Somewhere in between. Remember our Roman motto? In medio stat virtus. The first chapter of the book which deals with the concept of “causal”, or sportswear – if you wish – represents some sort of a rite of passage. This makes sense because the more you venture into the windy road of casual style, the harder it is to establish borders, the fewer rules you will encounter. Let me introduce you to the fantasy world of casual style.
I’ve spent the last chapters on formal style dispensing rules and commandments. Now I’m telling you: forget everything I said. Casual is casual is causal. It means that you don’t have to carefully match colors and textures and calibrate outfits to events and venues. The key word is “relax”. When you dress casual, supposedly, you are not working and – even if you are – your job is probably some sort of creative job.
You might be tempted to ask: “Am I supposed to just grab what comes out of my closet and put it on?” I’d say yes, in a certain sense. Like the skilled guitarist picks the strings on the right spot of the fretboard at the right time, with the proper intensity, gusto and intention, and it always looks as if he is able to play effortlessly, you should be able to pick and choose each and every single item of your outfit with the same ease. Although, one might be fooled into thinking that the guitarist is merely exhibiting talent, while in reality the exciting music your ear is the result of years and years of boredom and exercises. Much in the same way, the experienced dresser can actually pull out the perfect item from the wardrobe only because he has carefully trained his eyes and his mind to mix and match colors and texture for years and years.
Just to give you an idea: I bumped into one of the thousands upon thousands of articles written by a self-proclaimed style guru on one of the most important Italian newspapers the other day, and the title caught my attention because it had to do with neckties. It was entitled “Knots, length, color: the rules of the necktie”. I started reading and soon realized that I was faced with another one of the many “10 style tips” articles that are coming out these days. The article was superficial, but at least correct. The only problem I had with the piece was the excerpt and the conclusion. The major piece of advice went something like this: “the most important thing to remember when it comes to choosing your necktie is, let your feeling of the moment and your intuition be the leading factor in your decision”. I couldn’t disagree more, in fact, I have even commented the article with something that went, more or less, like this: “if you know nothing about colours, textures, bon ton and dress codes and you follow your intuition, it will most probably lead you to wear the wrong necktie in the wrong place, at the wrong time. The path to hell of style is paved with good intentions.” This being a communist, Godless country, they didn’t publish the comment, of course.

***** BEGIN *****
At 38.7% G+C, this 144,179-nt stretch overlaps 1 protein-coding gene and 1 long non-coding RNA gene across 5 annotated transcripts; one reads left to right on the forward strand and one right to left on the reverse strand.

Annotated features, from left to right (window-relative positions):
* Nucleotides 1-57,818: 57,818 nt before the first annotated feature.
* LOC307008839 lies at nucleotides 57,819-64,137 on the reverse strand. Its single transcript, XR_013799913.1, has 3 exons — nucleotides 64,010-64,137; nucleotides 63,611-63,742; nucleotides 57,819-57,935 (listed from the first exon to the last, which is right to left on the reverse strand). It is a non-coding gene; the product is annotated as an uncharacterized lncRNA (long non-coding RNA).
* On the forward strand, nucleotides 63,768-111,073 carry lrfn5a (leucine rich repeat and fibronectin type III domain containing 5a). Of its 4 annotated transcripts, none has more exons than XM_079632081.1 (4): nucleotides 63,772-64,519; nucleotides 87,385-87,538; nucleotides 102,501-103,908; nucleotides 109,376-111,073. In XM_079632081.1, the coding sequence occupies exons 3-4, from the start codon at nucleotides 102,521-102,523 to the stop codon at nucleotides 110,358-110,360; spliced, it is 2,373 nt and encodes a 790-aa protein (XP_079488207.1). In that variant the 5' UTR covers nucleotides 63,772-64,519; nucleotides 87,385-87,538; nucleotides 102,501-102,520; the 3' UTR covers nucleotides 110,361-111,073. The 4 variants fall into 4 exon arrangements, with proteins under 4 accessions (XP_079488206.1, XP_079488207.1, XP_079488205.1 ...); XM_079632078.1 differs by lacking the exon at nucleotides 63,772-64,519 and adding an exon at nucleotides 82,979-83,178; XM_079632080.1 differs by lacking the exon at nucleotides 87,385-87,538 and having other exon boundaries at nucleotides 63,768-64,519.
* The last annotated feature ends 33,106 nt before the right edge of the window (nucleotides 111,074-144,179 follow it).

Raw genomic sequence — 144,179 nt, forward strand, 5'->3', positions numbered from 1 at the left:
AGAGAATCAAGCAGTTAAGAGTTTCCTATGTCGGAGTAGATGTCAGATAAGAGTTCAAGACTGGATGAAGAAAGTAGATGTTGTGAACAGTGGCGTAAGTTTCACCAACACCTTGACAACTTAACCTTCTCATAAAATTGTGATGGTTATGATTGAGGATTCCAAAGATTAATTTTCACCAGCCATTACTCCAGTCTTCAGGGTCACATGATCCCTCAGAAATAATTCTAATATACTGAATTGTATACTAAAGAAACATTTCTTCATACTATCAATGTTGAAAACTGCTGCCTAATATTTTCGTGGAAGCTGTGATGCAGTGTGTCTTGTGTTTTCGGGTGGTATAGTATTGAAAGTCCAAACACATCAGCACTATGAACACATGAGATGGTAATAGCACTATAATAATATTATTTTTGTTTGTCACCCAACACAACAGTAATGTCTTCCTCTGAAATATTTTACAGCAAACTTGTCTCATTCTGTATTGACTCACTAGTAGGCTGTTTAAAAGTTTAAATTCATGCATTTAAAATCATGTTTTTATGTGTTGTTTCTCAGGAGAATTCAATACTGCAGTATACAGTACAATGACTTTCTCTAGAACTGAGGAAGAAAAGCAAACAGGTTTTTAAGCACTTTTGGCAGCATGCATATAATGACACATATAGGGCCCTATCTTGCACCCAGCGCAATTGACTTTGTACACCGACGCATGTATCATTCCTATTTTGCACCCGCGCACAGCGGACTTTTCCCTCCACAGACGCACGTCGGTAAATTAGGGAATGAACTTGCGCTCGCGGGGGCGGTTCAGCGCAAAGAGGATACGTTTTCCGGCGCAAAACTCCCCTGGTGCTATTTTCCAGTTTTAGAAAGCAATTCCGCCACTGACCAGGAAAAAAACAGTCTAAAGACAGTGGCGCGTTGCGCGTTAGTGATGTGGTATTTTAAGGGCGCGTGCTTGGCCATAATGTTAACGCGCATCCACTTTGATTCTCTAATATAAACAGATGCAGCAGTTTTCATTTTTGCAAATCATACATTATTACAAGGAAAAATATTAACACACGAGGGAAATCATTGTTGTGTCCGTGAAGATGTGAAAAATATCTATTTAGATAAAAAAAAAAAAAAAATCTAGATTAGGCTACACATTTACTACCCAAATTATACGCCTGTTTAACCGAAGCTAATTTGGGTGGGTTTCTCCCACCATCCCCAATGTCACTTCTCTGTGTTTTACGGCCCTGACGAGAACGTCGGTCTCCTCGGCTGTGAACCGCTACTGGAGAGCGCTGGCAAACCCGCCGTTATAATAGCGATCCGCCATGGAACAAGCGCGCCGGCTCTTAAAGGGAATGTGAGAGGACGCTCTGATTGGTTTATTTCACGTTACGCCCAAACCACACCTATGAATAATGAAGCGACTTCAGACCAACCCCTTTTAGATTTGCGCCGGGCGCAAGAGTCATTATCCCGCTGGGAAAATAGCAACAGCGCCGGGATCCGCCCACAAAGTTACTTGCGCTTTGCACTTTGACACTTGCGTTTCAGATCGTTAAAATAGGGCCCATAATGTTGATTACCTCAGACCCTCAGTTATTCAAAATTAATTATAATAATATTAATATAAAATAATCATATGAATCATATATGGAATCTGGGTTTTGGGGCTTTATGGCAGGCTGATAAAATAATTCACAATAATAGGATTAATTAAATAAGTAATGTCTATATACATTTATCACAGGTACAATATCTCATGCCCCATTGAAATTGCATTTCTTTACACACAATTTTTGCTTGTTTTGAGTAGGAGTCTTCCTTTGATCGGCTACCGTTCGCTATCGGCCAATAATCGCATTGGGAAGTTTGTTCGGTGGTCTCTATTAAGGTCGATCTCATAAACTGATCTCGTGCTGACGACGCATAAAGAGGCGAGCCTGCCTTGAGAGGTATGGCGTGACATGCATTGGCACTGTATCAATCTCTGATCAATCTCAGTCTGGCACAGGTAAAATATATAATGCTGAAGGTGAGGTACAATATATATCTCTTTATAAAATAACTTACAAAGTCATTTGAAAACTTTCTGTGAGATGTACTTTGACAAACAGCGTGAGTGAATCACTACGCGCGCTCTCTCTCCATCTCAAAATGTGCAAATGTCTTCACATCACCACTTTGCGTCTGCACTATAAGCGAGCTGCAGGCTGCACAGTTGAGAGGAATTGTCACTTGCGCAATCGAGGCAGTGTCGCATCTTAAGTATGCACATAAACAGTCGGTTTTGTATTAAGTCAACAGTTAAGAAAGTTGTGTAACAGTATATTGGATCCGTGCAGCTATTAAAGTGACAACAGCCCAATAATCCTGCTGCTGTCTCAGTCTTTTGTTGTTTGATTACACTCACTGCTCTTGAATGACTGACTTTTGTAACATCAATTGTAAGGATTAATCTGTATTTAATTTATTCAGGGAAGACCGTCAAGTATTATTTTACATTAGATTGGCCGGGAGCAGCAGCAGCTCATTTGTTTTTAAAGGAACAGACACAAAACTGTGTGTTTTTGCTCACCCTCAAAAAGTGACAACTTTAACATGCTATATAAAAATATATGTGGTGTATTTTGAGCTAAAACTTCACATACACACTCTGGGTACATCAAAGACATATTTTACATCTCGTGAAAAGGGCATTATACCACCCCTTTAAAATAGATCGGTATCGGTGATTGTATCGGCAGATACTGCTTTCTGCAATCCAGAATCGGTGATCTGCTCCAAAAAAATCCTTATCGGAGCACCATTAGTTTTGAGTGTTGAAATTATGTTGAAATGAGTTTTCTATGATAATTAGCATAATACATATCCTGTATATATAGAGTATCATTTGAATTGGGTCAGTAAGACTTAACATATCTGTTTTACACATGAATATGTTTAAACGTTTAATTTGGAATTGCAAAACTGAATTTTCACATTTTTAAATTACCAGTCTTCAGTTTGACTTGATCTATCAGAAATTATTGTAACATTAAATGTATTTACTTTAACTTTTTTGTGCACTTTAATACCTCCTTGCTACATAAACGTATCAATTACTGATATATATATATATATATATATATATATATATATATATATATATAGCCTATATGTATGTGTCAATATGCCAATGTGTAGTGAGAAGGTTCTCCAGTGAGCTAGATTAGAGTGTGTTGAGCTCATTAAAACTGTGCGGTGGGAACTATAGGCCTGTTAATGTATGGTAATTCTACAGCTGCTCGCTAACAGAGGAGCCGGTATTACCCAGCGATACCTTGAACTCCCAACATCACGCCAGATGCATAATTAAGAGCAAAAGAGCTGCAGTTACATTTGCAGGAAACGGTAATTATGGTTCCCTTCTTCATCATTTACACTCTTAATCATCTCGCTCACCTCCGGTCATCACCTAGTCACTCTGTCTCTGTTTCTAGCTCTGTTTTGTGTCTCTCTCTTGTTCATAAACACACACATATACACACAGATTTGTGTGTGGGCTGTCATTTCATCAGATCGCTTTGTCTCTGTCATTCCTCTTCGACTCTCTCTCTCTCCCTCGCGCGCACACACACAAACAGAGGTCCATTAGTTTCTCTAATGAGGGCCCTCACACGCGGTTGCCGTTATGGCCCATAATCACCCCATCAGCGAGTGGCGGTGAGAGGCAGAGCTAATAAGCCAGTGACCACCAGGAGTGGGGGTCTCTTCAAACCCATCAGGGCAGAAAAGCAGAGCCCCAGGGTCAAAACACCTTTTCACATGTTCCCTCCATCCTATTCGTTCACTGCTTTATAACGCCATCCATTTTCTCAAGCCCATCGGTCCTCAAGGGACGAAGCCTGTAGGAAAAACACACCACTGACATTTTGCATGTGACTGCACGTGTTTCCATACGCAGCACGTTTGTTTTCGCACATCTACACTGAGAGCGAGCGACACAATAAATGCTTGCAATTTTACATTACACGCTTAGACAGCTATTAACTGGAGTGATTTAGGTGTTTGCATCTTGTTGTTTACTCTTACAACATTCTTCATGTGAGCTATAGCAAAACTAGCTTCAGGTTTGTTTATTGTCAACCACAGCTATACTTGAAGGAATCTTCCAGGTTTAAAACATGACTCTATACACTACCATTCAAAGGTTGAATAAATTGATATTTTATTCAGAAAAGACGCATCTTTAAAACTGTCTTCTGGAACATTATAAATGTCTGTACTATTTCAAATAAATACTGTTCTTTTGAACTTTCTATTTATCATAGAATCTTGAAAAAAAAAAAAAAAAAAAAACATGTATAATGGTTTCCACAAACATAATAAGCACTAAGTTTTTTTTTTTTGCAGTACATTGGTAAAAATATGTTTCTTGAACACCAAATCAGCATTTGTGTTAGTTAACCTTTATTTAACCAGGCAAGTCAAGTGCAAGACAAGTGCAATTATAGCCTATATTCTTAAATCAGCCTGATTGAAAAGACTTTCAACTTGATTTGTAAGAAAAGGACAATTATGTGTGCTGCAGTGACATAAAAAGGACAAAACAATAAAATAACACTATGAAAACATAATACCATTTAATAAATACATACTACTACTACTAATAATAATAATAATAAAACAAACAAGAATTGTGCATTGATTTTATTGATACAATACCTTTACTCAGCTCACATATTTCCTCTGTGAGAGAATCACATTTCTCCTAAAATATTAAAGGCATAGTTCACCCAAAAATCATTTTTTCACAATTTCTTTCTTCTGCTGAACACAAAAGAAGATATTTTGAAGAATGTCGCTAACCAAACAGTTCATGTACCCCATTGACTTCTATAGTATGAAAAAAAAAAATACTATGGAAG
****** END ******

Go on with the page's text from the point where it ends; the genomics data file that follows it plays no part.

Now, when it comes to casual style: you understand what I mean when I say that, in a certain way, you can actually grab whatever comes out of the closet, provided you know what you are doing? It makes sense, doesn’t it?
The combo you see in here is composed of an off-the-rack Tombolini, two-buttons sporty jacket made in wool with notch lapels and flap pockets, the color of Gunmetal Grey, which was tailored to fit my measure by my Tailor/friend Marian Vitel, a pair of wonderful five pockets in cotton, the color of Cocoa Brown, finished with a windowpane pattern by Teleria Zed, a pair of Guess sneakers in charcoal grey, a dark grey driving cap by OVS, a white button-down cotton shirt by MOSCA ’54, an ascot tie made in silk in Nantor green with a pink&blue paisley pattern by the Tie Shop Rome (don’t bother searching for it, it’s a limited edition) as well as an off-white satin silk pocket square, also by the Tie Shop Rome. Looking closely, the earnest among you, might even notice I’m wearing a vintage Rolex Oyster (datejust).
The most important thing that must be said about this outfit is: it isn’t properly formal, and it isn’t properly casual. I’d say, however: it’s more casual than formal, for sure. Maybe we could call it “formual?” To put it in terms of wearability, I don’t think it’s formal enough for a Friday at the office, but it would be perfect for the nine o’clock cocktail party, the same day.
This is your first step in the fantasy world of sportswear, ladies & gentlemen, in medio stat. formual…
ALSO ON "A GENTLEMAN IN ROME"
As you probably know already, a blazer is different from a jacket because of its original purpose: these were common items in the wardrobes of Captains during the good-old fashioned age of navy battles, when men used to be the breadwinners, wear pants and never moan about circumstances (or days of the week), and the women used to be amazing, wonderful, sensitive creatures with long skirts.
I like American graveyards. Actually, I like American everything. Whatever.
Anyways, I do not suggest you should attend a funeral dressed like this, or even a wedding. Rule of thumb for this kind of events is: discretion. You don’t want to be the best-dressed man of the event. I tried hard to be discrete, the other day, at my best friend’s funeral… ehm… wedding. But I didn’t succeed. You see? At some point a group of rather interesting youngsters (the friends of my best friend’s brother) invited me at their table and told me that, in their opinion, I was by far the best dressed man at the wedding.
I replied: “I take it as a compliment”, but that was a little white lie. God forgive me. Inside me, I knew I had failed. No seriously: you need to be discrete sometimes. Today’s outfit is an archive image because I got fat at the wedding. Doh!
I call this outfit, “The Mad-Hatter”: the fun-check linen jacket with notch lapels and patch pockets is from @spadaroma - main color? Resolution-blue. The straw fedora hat in dark-polo blue is also from Spada, one of my favorite clothing stores in Rome. They have great non-expensive stuff. But I got this pair of types of denims in periwinkle blue by @rehashjeansmaker from @m_o_s_c_a . I love them. They don’t fit me now, but they will fit me again eventually… The Carmine Red seven-folds silk necktie is from @tieshoprome, as well as the tiebar and the white pocket square. I’m also wearing my favorite shoes, a pair of oxfords in brown pod, from Wilton of London. Speaking of which: they are more comfortable than sneakers!